The Problem With The Social Contract

Locke-John-LOCAs we all know, the basis for a large section of political theory rests on the idea of the social contract. Without getting too deep into any particular theories on the specific tenets of this contract, basically the idea is one of government and citizens coming together and forming a contract where the government agrees to play a certain role in society and the people agree to abide by the government’s rules.

Indeed, this was the idea of John Locke, from whom the Founding Fathers obtained a massive part of their political ideals.  However, this concept has not been around forever. Locke was the first proponent of it, back in the 17th and 18th century. Before that, there were many different ideals defining the correct role of government in society.

In ancient Athens, every citizen was a member of the government. They all voted on every issue and had influence on the laws of the city. There was a strong feeling of personal responsibility in government, and an understanding that virtue was needed for the society to remain stable. Once virtue was lost in Athens, it became unstable and disintegrated. But, while it lasted, the name of the game was personal virtue for the sake of the common good.

The Athenian model rested on the feature of the people being the government. This was admittedly not universal, slaves and other non-citizens had no say, but it is certainly not something we are used to seeing today.

A U.S. citizen is not a ruler, statistically he probably doesn’t even vote on his representatives. The social contract has driven home the idea that there are two types of people in a nation. There are those in government, and those who aren’t. This takes away most of impetus for the people to be virtuous. After all, if they aren’t responsible for any of the laws, they just have to abide by them. Thus, there is simply no obvious reason for the masses to adopt any particular ethical code on their own.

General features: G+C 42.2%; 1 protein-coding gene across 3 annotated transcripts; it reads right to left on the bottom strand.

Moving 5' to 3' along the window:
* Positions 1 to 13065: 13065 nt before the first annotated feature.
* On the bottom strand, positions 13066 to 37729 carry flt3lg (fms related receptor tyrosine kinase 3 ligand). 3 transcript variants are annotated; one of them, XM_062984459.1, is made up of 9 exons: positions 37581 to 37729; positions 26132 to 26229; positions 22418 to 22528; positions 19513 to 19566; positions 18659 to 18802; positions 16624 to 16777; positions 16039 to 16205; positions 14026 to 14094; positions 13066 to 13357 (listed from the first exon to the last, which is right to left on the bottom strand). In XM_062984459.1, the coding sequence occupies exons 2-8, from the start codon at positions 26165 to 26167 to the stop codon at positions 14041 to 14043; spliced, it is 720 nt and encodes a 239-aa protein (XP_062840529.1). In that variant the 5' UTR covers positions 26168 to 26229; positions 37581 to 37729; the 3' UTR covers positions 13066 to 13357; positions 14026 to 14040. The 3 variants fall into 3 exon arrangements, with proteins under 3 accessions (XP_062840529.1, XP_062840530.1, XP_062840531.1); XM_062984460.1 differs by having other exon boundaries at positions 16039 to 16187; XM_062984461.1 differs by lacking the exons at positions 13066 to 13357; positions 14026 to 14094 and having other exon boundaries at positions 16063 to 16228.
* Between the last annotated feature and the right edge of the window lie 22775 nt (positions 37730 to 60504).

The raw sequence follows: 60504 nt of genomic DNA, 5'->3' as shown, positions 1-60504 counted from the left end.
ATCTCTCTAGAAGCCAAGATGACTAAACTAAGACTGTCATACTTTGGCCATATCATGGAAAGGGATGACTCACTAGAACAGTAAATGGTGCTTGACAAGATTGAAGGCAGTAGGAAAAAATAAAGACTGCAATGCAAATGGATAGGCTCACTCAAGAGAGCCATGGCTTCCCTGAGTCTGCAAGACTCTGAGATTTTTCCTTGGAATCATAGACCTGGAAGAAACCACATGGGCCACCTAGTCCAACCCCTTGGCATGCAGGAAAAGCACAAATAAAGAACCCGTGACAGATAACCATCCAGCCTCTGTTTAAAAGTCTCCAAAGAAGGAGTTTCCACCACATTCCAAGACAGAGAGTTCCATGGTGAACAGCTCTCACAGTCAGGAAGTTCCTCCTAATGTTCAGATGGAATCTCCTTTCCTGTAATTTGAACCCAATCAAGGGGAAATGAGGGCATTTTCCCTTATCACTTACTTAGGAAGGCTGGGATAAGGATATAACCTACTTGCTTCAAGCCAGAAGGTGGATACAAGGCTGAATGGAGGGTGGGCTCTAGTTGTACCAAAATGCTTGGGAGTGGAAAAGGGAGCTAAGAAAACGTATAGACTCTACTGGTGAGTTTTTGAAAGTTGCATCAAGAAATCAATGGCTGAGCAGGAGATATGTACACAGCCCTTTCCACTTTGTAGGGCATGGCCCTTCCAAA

As my previous post on human nature stated, humankind will naturally do the wrong thing, if given the chance. When we take ethics out of the equation in society, there will be little restraint on raw humanity, except for the government. The more the government gets involved in a situation, the less personal responsibility is required. This simply means law, not the people themselves, will be required to keep order in a society that does not value ethical behavior.

It is a well-established fact that free societies require virtuous people. When the people willingly make the right decisions, ones that naturally uphold and further each others’ rights, the need for government is lessened. If the vast majority of citizens chose to drive their cars at a speed that wasn’t inherently dangerous, then there would be no requirement for a speed limit. However, once the values of human life and property are diminished in a society, the people will need legal restraint.

To be clear, I am not advocating democracy. Nor am I saying that the social contract is always bad. I realize the importance that it had in the American founding. A well-put together representative republic may be the best system of government the world has yet seen.

However, one of the consequences of this type of government is that it requires education in civil virtue. Without education in virtue, the people become unwilling to restrain themselves, which produces the kind of society that needs a strong, large government. This education need not come directly from the government, but it is certainly within a forward-thinking government’s jurisdiction to require it of its citizens. Keep in mind that I am not discussing general education here, though perhaps a future blog post will be written about that. Simply, a free people must first be a virtuous people. Also, a governmental structure that depends on a free, vigilant society must make sure that it also ensures a virtuous society. The social contract, while doing a great job at clearly delineating the duties and boundaries of civil authority, inherently separates the rulers from the ruled, which in turn reduces the natural impetus for the people to be virtuous on their own.


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